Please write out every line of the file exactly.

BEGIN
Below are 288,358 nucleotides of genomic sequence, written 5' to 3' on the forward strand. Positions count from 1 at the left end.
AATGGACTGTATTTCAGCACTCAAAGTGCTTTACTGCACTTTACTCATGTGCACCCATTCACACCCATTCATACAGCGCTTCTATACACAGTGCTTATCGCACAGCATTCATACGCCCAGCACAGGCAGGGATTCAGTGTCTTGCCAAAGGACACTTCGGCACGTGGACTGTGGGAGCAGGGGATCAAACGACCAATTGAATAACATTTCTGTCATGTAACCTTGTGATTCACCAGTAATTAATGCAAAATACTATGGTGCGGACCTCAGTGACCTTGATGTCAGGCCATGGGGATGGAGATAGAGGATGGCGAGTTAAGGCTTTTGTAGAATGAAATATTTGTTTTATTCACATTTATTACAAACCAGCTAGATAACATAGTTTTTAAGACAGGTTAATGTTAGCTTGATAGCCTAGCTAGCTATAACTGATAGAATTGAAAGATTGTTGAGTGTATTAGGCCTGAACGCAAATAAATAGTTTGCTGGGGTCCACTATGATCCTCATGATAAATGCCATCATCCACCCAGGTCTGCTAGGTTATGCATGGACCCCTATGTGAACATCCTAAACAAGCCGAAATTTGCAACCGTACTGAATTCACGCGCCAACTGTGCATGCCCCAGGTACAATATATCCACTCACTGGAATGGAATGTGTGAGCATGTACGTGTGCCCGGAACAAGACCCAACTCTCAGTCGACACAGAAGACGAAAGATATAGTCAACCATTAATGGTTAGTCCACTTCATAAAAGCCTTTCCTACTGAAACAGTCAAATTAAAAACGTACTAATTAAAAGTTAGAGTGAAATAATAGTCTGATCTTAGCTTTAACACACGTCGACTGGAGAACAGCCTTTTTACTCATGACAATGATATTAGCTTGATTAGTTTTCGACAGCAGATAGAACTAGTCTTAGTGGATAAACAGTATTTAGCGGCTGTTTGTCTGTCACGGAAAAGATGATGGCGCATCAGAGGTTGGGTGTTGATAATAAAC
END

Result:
Below are 288,358 nucleotides of genomic sequence, written 5' to 3' on the forward strand. Positions count from 1 at the left end.
AATGGACTGTATTTCAGCACTCAAAGTGCTTTACTGCACTTTACTCATGTGCACCCATTCACACCCATTCATACAGCGCTTCTATACACAGTGCTTATCGCACAGCATTCATACGCCCAGCACAGGCAGGGATTCAGTGTCTTGCCAAAGGACACTTCGGCACGTGGACTGTGGGAGCAGGGGATCAAACGACCAATTGAATAACATTTCTGTCATGTAACCTTGTGATTCACCAGTAATTAATGCAAAATACTATGGTGCGGACCTCAGTGACCTTGATGTCAGGCCATGGGGATGGAGATAGAGGATGGCGAGTTAAGGCTTTTGTAGAATGAAATATTTGTTTTATTCACATTTATTACAAACCAGCTAGATAACATAGTTTTTAAGACAGGTTAATGTTAGCTTGATAGCCTAGCTAGCTATAACTGATAGAATTGAAAGATTGTTGAGTGTATTAGGCCTGAACGCAAATAAATAGTTTGCTGGGGTCCACTATGATCCTCATGATAAATGCCATCATCCACCCAGGTCTGCTAGGTTATGCATGGACCCCTATGTGAACATCCTAAACAAGCCGAAATTTGCAACCGTACTGAATTCACGCGCCAACTGTGCATGCCCCAGGTACAATATATCCACTCACTGGAATGGAATGTGTGAGCATGTACGTGTGCCCGGAACAAGACCCAACTCTCAGTCGACACAGAAGACGAAAGATATAGTCAACCATTAATGGTTAGTCCACTTCATAAAAGCCTTTCCTACTGAAACAGTCAAATTAAAAACGTACTAATTAAAAGTTAGAGTGAAATAATAGTCTGATCTTAGCTTTAACACACGTCGACTGGAGAACAGCCTTTTTACTCATGACAATGATATTAGCTTGATTAGTTTTCGACAGCAGATAGAACTAGTCTTAGTGGATAAACAGTATTTAGCGGCTGTTTGTCTGTCACGGAAAAGATGATGGCGCATCAGAGGTTGGGTGTTGATAATAAAC